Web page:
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Song of the Sirens

4.41  ·  Rating Details ·  58 Ratings  ·  11 Reviews

Song of the Sirens is a classic. Newsweek

Few men have lived a life of such challenge and adventure as Ernest K. Gann. Most of all, this is the story of Gann's most beloved vessels, his seventeen sirens, from the beautiful 117-ton brigantine Albatros to the incredible Butterfly - hardly more than a raft with patchwork sails - and the diminutive and flawless Thetis, who coul

Paperback, 318 pages
Published 2000 by Sheridan House (first published 1968)
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Dec 17, 2009 Eric_W rated it it was amazing
Ernest Gann had a love affair with the sky; he was also infatuated with the sea. The Albatross was a former Dutch training vessel that required a crew of several hardy young windjammers. Her beam was twenty feet, and from stem to stem her length was either 117 feet (jibboom to stem) or 84 feet (waterline), depending whether Gann was paying docking fees or not. The idea was to sail her back across the North Atlantic and on to California with a crew of sail lovers, who had flown themselves to Holl ...more
Jul 27, 2013 Mallory rated it really liked it
Shelves: nonfiction
I was immediately swept in to this glorious, intimate account of a man's time spent on the sea in his most favorite sailing ship, the Albatros. As Gann describes his adventures sailing the Albatros with a small crew across the Atlantic, along the West Coast, and into the South Pacific, he also recounts the many other "sirens" in his life, each ship having a special, unique meaning and memory. This is a beautiful book about a love affair unlike any other. Gann's writing is poetic and the pages ...more
Mar 14, 2009 Jason rated it it was amazing  ·  review of another edition
Shelves: memoir
Not the genre I usually go for. However, this is a masterful telling of the history of flight (which *is* one of my passions), coupled with the story of a man who was both very lucky and very good. Reading this book will take the reader through the skies of WWII and the growth of passenger aviation.

Gann places the reader squarely in the left seat, 50 feet above the roiling white-caps, and makes them feel everything that he did.
Jan 07, 2015 Ralph rated it really liked it
Gann's writing is wonderful - descriptive as well as introspective. His descriptions of life at sea aboard a relatively small boat are poetic as well as realistic.

One turnoff for me was Gann's occasional references to women that were unflattering and old school. He grew up in pre WW2 times and his attitudes reflect it.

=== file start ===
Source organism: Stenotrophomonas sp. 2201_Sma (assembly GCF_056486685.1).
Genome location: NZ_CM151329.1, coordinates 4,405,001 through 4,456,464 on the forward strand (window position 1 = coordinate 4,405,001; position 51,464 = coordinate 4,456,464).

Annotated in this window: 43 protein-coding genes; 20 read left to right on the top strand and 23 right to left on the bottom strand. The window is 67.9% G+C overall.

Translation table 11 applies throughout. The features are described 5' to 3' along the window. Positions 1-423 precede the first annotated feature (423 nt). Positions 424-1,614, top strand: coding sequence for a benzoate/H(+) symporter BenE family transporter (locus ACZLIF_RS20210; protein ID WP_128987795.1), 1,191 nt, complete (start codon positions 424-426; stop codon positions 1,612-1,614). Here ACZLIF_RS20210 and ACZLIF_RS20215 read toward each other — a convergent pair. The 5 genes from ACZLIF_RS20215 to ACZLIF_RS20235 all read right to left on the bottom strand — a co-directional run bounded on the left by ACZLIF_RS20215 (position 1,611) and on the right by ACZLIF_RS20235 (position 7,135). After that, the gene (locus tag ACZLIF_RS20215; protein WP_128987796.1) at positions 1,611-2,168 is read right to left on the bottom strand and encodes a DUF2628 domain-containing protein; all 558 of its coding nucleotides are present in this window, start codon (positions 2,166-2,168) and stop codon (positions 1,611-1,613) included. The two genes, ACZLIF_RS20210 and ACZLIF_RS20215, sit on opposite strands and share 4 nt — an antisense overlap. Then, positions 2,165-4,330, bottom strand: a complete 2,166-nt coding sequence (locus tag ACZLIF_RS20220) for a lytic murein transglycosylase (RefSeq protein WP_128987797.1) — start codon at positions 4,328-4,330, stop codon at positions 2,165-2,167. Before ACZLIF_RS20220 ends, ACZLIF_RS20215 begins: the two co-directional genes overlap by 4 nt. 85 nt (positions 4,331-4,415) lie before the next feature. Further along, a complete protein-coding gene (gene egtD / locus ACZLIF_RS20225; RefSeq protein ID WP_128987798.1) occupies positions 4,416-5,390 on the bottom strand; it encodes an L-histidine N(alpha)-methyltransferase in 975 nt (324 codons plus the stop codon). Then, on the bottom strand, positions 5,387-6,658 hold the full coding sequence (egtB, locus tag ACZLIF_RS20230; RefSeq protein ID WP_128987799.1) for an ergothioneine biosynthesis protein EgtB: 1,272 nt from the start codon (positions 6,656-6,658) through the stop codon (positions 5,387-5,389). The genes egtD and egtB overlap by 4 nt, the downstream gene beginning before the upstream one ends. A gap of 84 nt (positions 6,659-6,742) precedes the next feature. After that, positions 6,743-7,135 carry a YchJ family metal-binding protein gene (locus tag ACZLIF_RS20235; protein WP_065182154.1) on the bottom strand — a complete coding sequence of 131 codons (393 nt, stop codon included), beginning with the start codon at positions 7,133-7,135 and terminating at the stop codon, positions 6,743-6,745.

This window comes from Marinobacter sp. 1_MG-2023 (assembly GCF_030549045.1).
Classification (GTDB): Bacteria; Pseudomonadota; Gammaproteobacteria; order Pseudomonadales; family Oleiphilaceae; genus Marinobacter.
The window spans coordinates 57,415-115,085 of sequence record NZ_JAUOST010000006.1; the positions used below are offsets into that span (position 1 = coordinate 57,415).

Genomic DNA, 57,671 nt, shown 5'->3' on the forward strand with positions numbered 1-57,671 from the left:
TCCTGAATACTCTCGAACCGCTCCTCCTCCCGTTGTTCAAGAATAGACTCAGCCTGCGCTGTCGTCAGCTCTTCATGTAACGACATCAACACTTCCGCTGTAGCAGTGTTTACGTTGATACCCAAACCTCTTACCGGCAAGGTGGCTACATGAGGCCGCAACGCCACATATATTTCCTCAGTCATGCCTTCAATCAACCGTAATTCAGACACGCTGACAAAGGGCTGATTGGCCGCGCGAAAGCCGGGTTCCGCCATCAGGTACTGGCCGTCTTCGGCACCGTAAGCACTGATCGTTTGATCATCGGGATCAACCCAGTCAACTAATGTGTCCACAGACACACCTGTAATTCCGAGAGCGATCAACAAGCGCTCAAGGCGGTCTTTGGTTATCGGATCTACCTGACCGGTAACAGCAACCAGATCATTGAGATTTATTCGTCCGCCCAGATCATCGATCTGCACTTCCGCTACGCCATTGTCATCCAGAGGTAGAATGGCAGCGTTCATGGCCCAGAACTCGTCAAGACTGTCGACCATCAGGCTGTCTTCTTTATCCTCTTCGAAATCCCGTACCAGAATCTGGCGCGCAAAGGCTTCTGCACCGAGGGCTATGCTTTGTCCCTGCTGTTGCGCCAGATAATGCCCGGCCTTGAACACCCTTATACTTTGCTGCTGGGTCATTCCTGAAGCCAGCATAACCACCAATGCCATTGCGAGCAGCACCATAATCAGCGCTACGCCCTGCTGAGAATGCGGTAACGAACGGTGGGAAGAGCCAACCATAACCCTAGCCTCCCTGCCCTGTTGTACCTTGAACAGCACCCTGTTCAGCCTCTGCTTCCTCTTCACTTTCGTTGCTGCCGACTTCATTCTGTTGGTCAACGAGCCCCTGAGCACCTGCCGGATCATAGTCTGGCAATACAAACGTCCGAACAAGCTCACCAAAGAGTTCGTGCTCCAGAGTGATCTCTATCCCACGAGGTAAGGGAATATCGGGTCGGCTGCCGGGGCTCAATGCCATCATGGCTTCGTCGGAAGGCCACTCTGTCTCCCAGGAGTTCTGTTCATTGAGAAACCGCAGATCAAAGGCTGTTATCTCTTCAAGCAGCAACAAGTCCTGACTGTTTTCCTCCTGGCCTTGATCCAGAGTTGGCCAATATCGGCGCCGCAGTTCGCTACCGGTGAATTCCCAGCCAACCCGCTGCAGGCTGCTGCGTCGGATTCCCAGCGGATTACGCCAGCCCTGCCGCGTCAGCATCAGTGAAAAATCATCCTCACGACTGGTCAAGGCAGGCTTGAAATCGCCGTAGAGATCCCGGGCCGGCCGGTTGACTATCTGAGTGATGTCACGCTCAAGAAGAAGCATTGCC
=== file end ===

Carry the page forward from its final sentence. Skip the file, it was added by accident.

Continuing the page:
Sad to hear of the end of his boat - Albatross. The sea can be cruel!
May 25, 2014 J.T. rated it really liked it  ·  review of another edition
Intelligently written account of the authors' seafaring experiences with sailing boats, floats, skiffs and schooners. If you have any interest in sailing, this is an essential book, and even if you don't, Gann's writing is highly readable, his observations sharp, and his turn of the phrase elevates this far above average.
Aug 03, 2010 Jenny rated it it was amazing
Shelves: non-fiction
I thoroughly enjoyed this book, which tells of the different boats that Gann owned. He obviously loved them all in different ways and his life revolving around them was fascinating. I know he also flew aeroplanes, and wonder how he managed to fit it all in.
Jul 08, 2012 David rated it really liked it
For anyone who loves the sea, this is a must read.
It gets a little boring in the middle but the excitment of the story will carry tour through.
The Story is well named since the sea does call men to it. Men can also love the ships they sail on. They are called she.
Jan 26, 2009 Craig rated it really liked it
If you've ever been tempted to spend your life savings on a sailboat for to sail the south seas--read this book. If you think commercial fishing is your dream job--read this book.
Jan 04, 2009 Lorna rated it it was ok
I started reading this book some time ago and could not finish it. I found it very boring. Just not my cup of tea. My husband is currently reading it and is enjoying it very much.
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Ernest K Gann was an aviator, author, filmmaker, sailor, fisherman and conservationist.

After earning his pilot license, Gann spent his much of his free time aloft, flying for pleasure. The continuing Great Depression soon cost him his job and he was unable to find another position in the movie business. In search of work, he decided to move his family to California. Gann was able to find odd jobs
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